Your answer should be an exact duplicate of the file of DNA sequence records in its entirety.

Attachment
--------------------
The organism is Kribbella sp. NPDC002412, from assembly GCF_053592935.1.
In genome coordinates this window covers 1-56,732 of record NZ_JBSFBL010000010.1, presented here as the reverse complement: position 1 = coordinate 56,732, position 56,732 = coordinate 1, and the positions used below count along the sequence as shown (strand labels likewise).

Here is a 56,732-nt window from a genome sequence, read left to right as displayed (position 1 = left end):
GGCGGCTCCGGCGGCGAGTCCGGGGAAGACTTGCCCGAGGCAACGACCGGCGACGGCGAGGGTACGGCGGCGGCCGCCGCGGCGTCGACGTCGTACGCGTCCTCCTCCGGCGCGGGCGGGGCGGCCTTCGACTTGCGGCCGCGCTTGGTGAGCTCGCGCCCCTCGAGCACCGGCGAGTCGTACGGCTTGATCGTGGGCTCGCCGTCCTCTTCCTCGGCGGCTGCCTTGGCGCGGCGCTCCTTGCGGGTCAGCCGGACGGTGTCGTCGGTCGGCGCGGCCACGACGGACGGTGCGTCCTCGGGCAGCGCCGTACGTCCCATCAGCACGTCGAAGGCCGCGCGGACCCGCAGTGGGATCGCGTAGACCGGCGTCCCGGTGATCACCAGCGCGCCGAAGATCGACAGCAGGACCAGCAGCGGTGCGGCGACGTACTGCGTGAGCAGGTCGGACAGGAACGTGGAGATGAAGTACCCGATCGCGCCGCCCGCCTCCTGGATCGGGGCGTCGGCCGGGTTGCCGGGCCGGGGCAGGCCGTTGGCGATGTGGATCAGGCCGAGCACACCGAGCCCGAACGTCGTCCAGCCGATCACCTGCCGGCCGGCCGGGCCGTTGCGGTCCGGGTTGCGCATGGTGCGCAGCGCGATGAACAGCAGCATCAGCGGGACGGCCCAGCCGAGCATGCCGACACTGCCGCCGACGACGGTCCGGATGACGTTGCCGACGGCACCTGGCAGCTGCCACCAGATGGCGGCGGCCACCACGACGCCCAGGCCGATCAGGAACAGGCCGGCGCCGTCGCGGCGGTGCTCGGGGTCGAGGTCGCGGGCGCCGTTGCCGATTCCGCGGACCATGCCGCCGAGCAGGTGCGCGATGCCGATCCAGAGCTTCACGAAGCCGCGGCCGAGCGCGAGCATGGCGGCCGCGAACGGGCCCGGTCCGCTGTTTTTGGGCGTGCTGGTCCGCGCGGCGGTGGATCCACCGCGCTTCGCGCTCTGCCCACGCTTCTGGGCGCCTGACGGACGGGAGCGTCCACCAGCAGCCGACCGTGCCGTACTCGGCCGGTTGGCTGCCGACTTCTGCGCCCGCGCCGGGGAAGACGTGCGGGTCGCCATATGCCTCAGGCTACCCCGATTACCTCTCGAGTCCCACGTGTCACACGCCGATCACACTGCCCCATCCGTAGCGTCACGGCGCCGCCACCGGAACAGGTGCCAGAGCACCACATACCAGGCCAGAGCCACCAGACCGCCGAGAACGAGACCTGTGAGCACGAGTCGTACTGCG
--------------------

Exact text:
The organism is Kribbella sp. NPDC002412, from assembly GCF_053592935.1.
In genome coordinates this window covers 1-56,732 of record NZ_JBSFBL010000010.1, presented here as the reverse complement: position 1 = coordinate 56,732, position 56,732 = coordinate 1, and the positions used below count along the sequence as shown (strand labels likewise).

Here is a 56,732-nt window from a genome sequence, read left to right as displayed (position 1 = left end):
GGCGGCTCCGGCGGCGAGTCCGGGGAAGACTTGCCCGAGGCAACGACCGGCGACGGCGAGGGTACGGCGGCGGCCGCCGCGGCGTCGACGTCGTACGCGTCCTCCTCCGGCGCGGGCGGGGCGGCCTTCGACTTGCGGCCGCGCTTGGTGAGCTCGCGCCCCTCGAGCACCGGCGAGTCGTACGGCTTGATCGTGGGCTCGCCGTCCTCTTCCTCGGCGGCTGCCTTGGCGCGGCGCTCCTTGCGGGTCAGCCGGACGGTGTCGTCGGTCGGCGCGGCCACGACGGACGGTGCGTCCTCGGGCAGCGCCGTACGTCCCATCAGCACGTCGAAGGCCGCGCGGACCCGCAGTGGGATCGCGTAGACCGGCGTCCCGGTGATCACCAGCGCGCCGAAGATCGACAGCAGGACCAGCAGCGGTGCGGCGACGTACTGCGTGAGCAGGTCGGACAGGAACGTGGAGATGAAGTACCCGATCGCGCCGCCCGCCTCCTGGATCGGGGCGTCGGCCGGGTTGCCGGGCCGGGGCAGGCCGTTGGCGATGTGGATCAGGCCGAGCACACCGAGCCCGAACGTCGTCCAGCCGATCACCTGCCGGCCGGCCGGGCCGTTGCGGTCCGGGTTGCGCATGGTGCGCAGCGCGATGAACAGCAGCATCAGCGGGACGGCCCAGCCGAGCATGCCGACACTGCCGCCGACGACGGTCCGGATGACGTTGCCGACGGCACCTGGCAGCTGCCACCAGATGGCGGCGGCCACCACGACGCCCAGGCCGATCAGGAACAGGCCGGCGCCGTCGCGGCGGTGCTCGGGGTCGAGGTCGCGGGCGCCGTTGCCGATTCCGCGGACCATGCCGCCGAGCAGGTGCGCGATGCCGATCCAGAGCTTCACGAAGCCGCGGCCGAGCGCGAGCATGGCGGCCGCGAACGGGCCCGGTCCGCTGTTTTTGGGCGTGCTGGTCCGCGCGGCGGTGGATCCACCGCGCTTCGCGCTCTGCCCACGCTTCTGGGCGCCTGACGGACGGGAGCGTCCACCAGCAGCCGACCGTGCCGTACTCGGCCGGTTGGCTGCCGACTTCTGCGCCCGCGCCGGGGAAGACGTGCGGGTCGCCATATGCCTCAGGCTACCCCGATTACCTCTCGAGTCCCACGTGTCACACGCCGATCACACTGCCCCATCCGTAGCGTCACGGCGCCGCCACCGGAACAGGTGCCAGAGCACCACATACCAGGCCAGAGCCACCAGACCGCCGAGAACGAGACCTGTGAGCACGAGTCGTACTGCG